CIP Version 5 (CIP V5) will bring a large number of BES Cyber Systems (in version 3, called Critical Assets) under CIP accountability not covered under version 3. This includes many companies that have previously not been required to be CIP compliant. If you are one of those companies, it is time to roll up your sleeves and starting digging in to CIP compliance because there is a lot of work to do.
Of course, you could just wait things out, and for some reasons that seems to make sense. The most prominent reason is that the language currently in CIP V5 seems to indicate that not much evidence is expected for BES Cyber Systems rated “Low” – and most companies coming under CIP for the first time will fall into this category.
However, this is one of the areas that FERC has indicated the need for modifications to CIP V5, specifically to include auditable requirements (exactly what the current language avoids doing). So while the current language may seem to be opted Lows out of evidentiary requirements FERC seems determined to have them in.
Now, assume for a minute that you will be required to produce auditable evidence. Doing so will require work on your part, and getting it right the first time will save a lot of time, money, and headaches down the road.
On the other hand, assume that evidence will not be required. Policies still need to be created that describe what you will do in order to be NERC CIP compliant. That is a lot less effort.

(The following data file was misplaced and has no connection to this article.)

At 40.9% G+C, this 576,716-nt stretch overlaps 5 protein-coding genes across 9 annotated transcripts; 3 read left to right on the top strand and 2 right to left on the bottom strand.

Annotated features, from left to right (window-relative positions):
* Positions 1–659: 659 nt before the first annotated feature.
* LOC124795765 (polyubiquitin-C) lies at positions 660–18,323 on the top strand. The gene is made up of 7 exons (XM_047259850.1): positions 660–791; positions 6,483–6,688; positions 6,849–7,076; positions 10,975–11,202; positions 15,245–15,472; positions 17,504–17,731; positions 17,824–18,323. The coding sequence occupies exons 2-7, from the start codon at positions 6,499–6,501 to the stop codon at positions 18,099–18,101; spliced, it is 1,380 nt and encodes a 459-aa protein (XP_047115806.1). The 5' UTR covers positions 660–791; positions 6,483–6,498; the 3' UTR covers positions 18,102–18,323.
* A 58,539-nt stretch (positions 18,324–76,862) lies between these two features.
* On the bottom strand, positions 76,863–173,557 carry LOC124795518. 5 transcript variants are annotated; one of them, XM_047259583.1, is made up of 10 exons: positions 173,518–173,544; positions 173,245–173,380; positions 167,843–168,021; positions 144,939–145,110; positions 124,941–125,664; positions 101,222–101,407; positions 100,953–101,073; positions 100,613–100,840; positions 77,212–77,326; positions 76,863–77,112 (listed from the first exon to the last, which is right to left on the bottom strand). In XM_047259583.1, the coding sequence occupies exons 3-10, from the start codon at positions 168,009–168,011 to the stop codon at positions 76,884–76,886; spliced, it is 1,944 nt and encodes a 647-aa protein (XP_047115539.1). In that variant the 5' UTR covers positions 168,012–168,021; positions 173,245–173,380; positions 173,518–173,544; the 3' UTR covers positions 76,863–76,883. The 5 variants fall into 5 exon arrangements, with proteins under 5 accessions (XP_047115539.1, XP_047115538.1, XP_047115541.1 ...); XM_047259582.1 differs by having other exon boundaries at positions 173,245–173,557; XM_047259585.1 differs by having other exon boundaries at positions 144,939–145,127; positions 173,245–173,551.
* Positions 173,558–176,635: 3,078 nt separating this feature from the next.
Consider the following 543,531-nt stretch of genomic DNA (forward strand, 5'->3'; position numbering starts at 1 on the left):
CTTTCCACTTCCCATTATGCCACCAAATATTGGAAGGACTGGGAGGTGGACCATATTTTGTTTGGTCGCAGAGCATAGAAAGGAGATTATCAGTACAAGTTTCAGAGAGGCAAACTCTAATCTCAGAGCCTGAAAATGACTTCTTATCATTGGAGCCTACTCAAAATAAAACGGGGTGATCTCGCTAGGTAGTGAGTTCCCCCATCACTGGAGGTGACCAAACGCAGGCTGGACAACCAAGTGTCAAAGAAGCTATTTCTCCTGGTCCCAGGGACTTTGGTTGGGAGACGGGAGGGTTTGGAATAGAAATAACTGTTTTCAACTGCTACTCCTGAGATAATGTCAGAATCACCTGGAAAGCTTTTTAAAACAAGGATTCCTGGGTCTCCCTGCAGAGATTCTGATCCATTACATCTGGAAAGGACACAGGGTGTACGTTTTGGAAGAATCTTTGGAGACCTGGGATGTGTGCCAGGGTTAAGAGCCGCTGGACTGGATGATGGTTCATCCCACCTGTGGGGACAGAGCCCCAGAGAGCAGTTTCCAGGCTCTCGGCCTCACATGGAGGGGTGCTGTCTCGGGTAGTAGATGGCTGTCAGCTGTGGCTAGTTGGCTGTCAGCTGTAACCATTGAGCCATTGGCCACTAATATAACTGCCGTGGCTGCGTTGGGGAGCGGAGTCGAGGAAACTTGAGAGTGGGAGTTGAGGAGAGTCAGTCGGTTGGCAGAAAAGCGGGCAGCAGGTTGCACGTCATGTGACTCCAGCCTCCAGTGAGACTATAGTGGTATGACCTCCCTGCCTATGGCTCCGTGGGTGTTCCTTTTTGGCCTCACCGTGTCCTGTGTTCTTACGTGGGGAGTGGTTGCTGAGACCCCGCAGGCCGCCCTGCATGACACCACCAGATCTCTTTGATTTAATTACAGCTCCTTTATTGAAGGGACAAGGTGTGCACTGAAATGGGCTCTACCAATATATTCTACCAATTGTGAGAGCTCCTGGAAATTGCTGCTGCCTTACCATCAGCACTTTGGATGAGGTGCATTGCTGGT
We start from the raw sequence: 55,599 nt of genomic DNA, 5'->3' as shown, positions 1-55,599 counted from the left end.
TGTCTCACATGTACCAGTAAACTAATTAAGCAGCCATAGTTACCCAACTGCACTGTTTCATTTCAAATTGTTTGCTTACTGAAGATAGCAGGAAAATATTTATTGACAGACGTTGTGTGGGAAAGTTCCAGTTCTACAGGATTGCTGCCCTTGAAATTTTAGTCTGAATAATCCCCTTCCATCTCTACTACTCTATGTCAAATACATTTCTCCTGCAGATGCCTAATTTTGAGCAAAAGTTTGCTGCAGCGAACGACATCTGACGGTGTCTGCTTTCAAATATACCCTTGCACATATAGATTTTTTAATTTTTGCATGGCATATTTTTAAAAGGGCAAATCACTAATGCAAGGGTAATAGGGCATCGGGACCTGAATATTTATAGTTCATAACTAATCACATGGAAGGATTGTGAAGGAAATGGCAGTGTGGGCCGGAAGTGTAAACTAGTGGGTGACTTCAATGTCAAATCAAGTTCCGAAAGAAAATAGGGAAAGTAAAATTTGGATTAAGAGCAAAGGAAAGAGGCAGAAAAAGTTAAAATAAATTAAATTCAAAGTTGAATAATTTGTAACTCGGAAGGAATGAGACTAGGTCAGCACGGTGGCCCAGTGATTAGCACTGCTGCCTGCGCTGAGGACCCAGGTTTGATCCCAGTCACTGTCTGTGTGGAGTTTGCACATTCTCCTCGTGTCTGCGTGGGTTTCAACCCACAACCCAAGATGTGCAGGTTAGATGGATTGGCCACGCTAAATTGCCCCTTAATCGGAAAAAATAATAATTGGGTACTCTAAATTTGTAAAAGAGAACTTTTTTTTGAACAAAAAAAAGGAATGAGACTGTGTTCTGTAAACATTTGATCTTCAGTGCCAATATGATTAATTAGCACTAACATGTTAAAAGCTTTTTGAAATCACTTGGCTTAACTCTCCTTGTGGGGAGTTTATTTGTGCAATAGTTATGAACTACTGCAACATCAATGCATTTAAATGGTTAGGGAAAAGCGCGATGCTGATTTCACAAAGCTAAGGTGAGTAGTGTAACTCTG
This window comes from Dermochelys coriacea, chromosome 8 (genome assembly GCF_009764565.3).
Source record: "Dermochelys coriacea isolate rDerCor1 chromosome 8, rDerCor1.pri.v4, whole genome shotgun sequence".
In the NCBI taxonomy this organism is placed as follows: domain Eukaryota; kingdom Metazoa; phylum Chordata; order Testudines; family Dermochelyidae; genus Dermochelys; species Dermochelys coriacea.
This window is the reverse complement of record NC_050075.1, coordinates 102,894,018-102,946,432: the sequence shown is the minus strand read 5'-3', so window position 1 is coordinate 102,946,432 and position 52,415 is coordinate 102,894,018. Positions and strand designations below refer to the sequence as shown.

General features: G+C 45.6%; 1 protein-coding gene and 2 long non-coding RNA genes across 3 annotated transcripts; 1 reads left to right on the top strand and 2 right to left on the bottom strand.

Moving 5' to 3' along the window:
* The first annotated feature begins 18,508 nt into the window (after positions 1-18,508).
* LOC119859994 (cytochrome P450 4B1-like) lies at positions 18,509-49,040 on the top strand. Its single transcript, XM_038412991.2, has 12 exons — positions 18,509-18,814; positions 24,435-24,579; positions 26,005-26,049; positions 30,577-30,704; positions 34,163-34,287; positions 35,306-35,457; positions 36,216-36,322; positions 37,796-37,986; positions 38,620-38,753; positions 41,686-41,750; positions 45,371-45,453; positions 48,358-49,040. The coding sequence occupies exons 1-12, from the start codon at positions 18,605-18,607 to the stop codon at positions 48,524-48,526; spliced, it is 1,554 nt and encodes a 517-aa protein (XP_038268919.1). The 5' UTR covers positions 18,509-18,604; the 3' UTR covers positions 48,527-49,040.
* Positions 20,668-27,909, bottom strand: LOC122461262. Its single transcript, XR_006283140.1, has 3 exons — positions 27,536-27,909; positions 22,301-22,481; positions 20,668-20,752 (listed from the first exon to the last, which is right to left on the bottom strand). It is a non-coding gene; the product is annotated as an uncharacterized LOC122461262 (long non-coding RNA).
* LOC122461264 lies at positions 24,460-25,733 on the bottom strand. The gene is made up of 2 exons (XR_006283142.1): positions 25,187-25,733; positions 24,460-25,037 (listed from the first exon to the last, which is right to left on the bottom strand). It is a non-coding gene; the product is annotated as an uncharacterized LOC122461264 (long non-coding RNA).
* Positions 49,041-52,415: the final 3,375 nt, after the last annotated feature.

What are the impacts to these choices? The second choice is a recipe for disaster in my opinion, and here is why:
The policies you create are a commitment on behalf of your organization. It is what you promise to do.
Building these policies out, without the underlying compliance controls strategy mapped out, can result in a serious disconnect between what has been promised and what your people and systems can actually do. The most effective way to design a CIP program is to design how your people, processes and systems will be used to support your policies while the policies are being written. Otherwise you could get stuck trying to force the existing infrastructure into policies that are not aligned.
Further, the biggest challenge your peers that are already under CIP face is the production of data-driven evidence. Trying to cram that on top of a misfit program forced to fit into unaligned policies can make a strong men cry and brave women scream.
You may “just do it” with your Nike shoes but it will not be a pleasant experiencing doing so with CIP. Invest the time to go it right the first time. Invest in controls that enforce policies, detect compliance exceptions, and produce evidence for you. CIP programs can be setup very efficiently so that the resulting operational resource impact is minimal. Doing so now can help you avoid the entanglements experienced by your peers the hard way and leave you in great shape for whatever auditable requirements end up coming your way.